Here at the end of the collection I want to propose going back to the beginning—not to the beginning of nostalgic desire in the modernist era, but to the start of the anxiety over nostalgia in the modernist era. The discomfort has, I want to argue, two distinct periods: the early twentieth-century anxiety that various modernists had toward nostalgia, and the later uneasiness modernist critics have with nostalgia within the modernist period. Most eras, of course, experience at least some form of nostalgic longing, along with a corresponding distrust and uneasiness about such longing. The apprehension that nostalgia may provoke seems to stem in part from the fear of being taken in—the fear of being caught believing in a fairy tale or an illusion, and the corresponding worry that people who succumb to nostalgic longing may be distracted from the pressing problems of the current moment. Yet each era also shapes nostalgia—and the critical reaction to nostalgia—to its own ends, and this collection explores the particularities of one moment in nostalgia’s history. Worries over nostalgia in any era are not unfounded, but such worries do take on particular force and immediacy in the early twentieth century, and, in a parallel anxiety, in the critical responses to modernism in the last forty years. Even in this collection, which so evocatively reconsiders relations between nostalgia and modernism, a vein of anxiety over nostalgia can be traced, in both the modernist writers and the modernist critics themselves. I’d like to suggest that this apprehension surrounding nostalgia stems in part in the modernist period from twin sources—the shattering effects of World War I and the rapid rise in consumer culture and corresponding shifts in advertising. The more recent critical fear of nostalgia in modernism that I explore in the second part of this Afterword flows from these sources and also from the urgent need, from the 1980s on, to redeem modernism from critiques that claimed it clung nostalgically to a lost wholeness, and to reject its casting as the anemic second cousin to a more intellectually robust and uncompromising post-modernism. Understanding some of the intense worry over being taken in by nostalgia—both for the modernists and for ourselves—may further clarify nostalgia’s protean nature, both as a powerful force and as a troubling obsession.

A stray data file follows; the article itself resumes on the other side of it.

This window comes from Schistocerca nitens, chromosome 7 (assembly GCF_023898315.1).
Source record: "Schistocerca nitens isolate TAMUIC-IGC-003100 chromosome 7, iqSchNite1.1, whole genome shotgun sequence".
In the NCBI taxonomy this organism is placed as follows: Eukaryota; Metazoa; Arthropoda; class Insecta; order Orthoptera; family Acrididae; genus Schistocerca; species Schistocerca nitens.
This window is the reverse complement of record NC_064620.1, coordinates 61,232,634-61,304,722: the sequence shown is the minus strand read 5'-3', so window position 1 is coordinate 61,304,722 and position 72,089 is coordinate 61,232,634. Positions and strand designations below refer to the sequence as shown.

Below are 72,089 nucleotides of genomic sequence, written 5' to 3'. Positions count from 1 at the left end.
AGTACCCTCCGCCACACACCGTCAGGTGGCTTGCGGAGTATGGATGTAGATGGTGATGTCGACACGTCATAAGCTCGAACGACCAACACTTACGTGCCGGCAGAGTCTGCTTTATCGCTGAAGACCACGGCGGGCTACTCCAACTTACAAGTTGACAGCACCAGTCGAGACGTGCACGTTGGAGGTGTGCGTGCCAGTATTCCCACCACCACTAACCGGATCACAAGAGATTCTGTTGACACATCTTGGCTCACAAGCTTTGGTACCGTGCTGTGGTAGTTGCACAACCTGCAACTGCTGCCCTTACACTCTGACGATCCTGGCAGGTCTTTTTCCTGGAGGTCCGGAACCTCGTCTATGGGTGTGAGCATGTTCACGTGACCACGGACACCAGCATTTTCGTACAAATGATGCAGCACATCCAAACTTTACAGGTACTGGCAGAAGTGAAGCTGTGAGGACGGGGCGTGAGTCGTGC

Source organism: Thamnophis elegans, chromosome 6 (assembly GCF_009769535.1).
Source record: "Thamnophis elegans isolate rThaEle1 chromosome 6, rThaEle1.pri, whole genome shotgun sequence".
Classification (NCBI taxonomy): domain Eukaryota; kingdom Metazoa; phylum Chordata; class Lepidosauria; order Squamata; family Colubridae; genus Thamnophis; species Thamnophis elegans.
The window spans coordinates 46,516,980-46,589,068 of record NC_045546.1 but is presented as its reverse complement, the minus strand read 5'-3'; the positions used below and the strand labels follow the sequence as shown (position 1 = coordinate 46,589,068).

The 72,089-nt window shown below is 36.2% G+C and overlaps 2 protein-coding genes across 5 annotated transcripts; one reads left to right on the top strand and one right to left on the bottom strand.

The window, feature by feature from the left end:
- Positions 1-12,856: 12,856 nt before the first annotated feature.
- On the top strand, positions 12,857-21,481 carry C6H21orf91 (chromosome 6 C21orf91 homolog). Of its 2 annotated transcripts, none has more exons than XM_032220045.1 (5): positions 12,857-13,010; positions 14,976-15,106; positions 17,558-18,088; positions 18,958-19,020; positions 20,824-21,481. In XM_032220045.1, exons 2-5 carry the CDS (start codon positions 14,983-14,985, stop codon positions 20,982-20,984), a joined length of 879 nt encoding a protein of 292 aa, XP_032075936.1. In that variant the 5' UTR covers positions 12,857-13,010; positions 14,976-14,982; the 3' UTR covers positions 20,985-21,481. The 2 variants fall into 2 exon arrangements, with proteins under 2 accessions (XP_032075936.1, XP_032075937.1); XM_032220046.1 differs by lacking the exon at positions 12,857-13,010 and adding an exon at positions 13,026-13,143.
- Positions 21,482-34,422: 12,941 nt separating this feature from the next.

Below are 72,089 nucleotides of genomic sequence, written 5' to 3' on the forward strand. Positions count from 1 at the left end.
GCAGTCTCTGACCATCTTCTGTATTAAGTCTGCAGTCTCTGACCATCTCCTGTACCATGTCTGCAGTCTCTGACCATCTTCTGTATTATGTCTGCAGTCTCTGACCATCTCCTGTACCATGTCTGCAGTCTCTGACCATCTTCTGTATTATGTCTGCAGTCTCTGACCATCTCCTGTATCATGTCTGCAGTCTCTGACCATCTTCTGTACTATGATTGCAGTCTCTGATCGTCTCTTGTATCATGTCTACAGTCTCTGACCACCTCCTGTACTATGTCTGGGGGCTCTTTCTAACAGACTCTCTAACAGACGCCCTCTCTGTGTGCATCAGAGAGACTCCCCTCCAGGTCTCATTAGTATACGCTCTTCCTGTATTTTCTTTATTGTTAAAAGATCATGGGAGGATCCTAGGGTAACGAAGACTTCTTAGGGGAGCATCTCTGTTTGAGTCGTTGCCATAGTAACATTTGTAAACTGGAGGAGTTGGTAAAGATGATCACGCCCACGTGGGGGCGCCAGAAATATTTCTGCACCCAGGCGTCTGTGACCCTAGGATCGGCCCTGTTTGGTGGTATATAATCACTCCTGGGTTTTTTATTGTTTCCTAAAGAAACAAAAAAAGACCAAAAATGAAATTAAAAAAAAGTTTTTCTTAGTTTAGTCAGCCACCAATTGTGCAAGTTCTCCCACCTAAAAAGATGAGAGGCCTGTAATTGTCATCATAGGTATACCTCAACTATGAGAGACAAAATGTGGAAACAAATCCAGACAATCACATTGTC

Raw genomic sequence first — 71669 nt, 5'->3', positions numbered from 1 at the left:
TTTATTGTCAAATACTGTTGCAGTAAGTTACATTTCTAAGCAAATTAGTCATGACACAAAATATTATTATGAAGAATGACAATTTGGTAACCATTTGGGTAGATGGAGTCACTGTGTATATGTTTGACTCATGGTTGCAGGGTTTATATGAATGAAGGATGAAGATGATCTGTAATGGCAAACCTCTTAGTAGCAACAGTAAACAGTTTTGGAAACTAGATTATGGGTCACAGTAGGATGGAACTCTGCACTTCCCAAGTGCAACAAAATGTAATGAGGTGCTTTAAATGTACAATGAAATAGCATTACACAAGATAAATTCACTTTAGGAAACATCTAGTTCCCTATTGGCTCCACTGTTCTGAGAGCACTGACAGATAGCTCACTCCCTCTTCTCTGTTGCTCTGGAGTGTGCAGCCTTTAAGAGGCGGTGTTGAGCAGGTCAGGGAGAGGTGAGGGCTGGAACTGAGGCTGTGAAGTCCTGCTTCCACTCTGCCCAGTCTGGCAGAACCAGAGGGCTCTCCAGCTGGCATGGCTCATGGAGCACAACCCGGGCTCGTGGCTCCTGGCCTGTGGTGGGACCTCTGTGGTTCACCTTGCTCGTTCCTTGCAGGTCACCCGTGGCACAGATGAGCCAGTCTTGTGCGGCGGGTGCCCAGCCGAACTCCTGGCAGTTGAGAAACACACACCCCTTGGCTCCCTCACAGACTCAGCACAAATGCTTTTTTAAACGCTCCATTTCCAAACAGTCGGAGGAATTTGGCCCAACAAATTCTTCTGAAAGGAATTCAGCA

Copyright © 2013 Palgrave Macmillan. This chapter first appeared in Modernism and Nostalgia: Bodies, Locations, Aesthetics.
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Outka, Elizabeth. "Nostalgia and Modernist Anxiety." In Modernism and Nostalgia: Bodies, Locations, Eesthetics, edited by Tammy Clewell, 252-261. New York: Palgrave Macmillan, 2013.